Tuesday, June 21, 2011

Hogan & Hartson: Milwaukee Public Schools Desegregation Case

An earlier blog post summarized my work at the law firm of Hogan & Hartson, where I was employed from 1985 to 1988.  A major component of my temp assignment at the firm was work on a desegregation case involving the Milwaukee Public Schools.  In April 1987 a coworker named Matthew Allender xeroxed several copies of the following article published in the New York Times and distributed them to staff involved in the case.


Published: April 21, 1987

Trial began today on a Federal court suit filed by the Milwaukee School Board and the National Association for the Advancement of Colored People charging that racial segregation exists in the city's schools as a result of action by the state and the city's suburbs.

Segregation is a ''cancerous growth that must be excised from the Milwaukee area,'' the N.A.A.C.P. lawyer, Grover Hankins, told Federal District Judge Thomas J. Curran in his opening statement.

Defendants include 24 suburbs of Milwaukee, Gov. Tommy G. Thompson and Herbert V. Grover, state superintendent of public instruction.

Defense lawyers denied the accusations that the area was unlawfully segregated and said they would prove that the suburbs had cooperated to bring about integration. Social 'Malignancy' Is Seen

But Mr. Hankins said that since black people began to move into Milwaukee in large numbers after World War II, they have become increasingly isolated in the heart of the city, resulting in segregated schools.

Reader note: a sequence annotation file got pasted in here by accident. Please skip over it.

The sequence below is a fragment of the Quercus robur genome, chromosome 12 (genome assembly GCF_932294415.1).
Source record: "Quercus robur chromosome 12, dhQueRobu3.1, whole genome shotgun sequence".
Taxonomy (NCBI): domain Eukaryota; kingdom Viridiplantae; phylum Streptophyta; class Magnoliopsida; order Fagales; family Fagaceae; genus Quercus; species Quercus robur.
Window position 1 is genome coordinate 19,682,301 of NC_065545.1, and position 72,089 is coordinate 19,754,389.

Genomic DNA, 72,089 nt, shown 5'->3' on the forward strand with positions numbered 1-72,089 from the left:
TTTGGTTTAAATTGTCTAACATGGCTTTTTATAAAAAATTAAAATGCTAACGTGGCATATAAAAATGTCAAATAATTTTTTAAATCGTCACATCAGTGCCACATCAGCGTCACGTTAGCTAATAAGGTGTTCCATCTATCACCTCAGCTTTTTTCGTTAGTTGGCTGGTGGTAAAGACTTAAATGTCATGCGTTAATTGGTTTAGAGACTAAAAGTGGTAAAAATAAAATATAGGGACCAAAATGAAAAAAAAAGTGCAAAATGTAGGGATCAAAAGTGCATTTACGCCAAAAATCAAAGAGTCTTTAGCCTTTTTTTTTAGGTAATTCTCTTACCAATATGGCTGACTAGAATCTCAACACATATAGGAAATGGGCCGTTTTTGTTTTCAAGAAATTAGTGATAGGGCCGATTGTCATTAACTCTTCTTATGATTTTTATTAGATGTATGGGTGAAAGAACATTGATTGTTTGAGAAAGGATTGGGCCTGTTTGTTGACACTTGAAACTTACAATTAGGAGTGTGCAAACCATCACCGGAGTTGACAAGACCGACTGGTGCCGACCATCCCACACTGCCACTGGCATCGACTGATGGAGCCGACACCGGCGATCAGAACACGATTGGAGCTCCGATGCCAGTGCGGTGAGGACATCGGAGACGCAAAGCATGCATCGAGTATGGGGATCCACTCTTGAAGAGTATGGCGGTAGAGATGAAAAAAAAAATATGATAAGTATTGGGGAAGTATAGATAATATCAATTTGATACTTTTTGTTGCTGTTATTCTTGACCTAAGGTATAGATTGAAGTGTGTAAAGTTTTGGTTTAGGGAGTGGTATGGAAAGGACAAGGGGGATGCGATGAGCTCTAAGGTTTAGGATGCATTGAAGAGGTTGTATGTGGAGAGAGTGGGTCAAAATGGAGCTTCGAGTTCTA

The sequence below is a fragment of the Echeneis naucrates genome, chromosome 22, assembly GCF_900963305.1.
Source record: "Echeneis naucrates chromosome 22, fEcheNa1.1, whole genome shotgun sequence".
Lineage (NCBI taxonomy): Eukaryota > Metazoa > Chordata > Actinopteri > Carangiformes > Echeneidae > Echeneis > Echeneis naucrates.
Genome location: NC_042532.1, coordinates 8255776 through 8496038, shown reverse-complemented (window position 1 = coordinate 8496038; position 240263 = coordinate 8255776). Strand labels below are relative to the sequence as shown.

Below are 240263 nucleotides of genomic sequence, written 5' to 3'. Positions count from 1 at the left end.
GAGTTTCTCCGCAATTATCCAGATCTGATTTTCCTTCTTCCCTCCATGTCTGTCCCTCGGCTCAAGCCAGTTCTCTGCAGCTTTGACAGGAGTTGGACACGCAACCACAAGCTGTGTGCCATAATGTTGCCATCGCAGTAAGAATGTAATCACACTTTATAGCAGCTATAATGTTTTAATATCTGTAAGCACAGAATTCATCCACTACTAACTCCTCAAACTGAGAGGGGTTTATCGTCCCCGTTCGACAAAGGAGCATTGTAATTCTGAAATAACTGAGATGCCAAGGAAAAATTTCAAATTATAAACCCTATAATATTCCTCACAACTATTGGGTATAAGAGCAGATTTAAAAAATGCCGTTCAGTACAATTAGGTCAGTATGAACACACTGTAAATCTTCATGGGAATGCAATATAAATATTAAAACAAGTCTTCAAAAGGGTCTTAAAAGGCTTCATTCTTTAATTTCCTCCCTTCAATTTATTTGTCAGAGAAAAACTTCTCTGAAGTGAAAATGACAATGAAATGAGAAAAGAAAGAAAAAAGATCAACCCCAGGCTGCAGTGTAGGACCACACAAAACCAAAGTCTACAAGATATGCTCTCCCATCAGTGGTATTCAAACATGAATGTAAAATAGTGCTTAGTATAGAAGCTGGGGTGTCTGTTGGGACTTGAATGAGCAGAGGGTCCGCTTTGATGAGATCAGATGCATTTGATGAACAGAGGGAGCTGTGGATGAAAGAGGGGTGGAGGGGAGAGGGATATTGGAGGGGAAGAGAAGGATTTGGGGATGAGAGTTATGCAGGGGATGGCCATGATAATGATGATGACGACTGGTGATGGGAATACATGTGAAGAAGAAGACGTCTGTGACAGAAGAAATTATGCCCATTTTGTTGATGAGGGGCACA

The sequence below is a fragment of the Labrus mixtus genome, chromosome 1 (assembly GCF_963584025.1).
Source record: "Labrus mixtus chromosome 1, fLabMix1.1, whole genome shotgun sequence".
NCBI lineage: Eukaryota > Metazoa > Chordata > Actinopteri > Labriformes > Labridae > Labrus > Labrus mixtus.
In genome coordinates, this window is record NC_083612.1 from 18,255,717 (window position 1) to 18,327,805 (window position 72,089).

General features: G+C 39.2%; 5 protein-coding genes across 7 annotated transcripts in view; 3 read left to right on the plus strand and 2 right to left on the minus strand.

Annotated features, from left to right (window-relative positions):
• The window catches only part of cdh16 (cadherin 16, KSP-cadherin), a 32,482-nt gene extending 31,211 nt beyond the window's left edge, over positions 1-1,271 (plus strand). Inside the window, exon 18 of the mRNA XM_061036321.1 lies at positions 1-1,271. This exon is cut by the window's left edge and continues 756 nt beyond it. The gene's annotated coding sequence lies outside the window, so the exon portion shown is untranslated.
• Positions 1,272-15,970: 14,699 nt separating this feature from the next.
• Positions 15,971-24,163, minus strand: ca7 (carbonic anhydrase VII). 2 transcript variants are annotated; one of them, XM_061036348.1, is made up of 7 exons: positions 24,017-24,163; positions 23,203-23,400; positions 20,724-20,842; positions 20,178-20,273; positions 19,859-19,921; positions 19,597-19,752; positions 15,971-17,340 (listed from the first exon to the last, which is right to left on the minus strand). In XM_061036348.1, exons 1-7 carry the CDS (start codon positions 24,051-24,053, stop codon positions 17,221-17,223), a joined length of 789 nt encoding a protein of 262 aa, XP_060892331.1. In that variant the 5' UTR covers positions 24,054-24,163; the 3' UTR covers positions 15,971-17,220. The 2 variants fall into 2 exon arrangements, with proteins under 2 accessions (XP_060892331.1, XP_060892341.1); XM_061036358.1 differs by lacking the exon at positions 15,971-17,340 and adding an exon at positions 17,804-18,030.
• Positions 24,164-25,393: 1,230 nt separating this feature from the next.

''This malignancy has had a severely dramatic effect on the community, this nation and indeed on the world in which we live,'' he said.

James H. Tatel [should read David S. Tatel], representing the school board, said the suburbs are less than 1 percent black while about 52 percent of the 93,730 students in Milwaukee public schools are black. According to the 1980 Census, the city had a population of 636,290, of which 169,590 were nonwhites.

''If you are black, you are supposed to live in the city and your children are supposed to go to schools in the cities,'' Mr. Tatel said. Seventeen of the suburbs, he said, had no black faculty members at the time the suit was filed two years ago. Much Progress Perceived

The state, he said, has failed to enforce fair housing laws and has repealed a school consolidation measure aimed at greater integration.

But William J. Mulligan, who represents several of the suburbs, said progress of a state-financed program under which students are exchanged between city and suburban schools has been impressive.

''It has been held up nationally as an example,'' Mr. Mulligan said.

1 comment:

Gary Freedman said...

Apparently, Gov. Tommy Thompson is right at home at Akin Gump: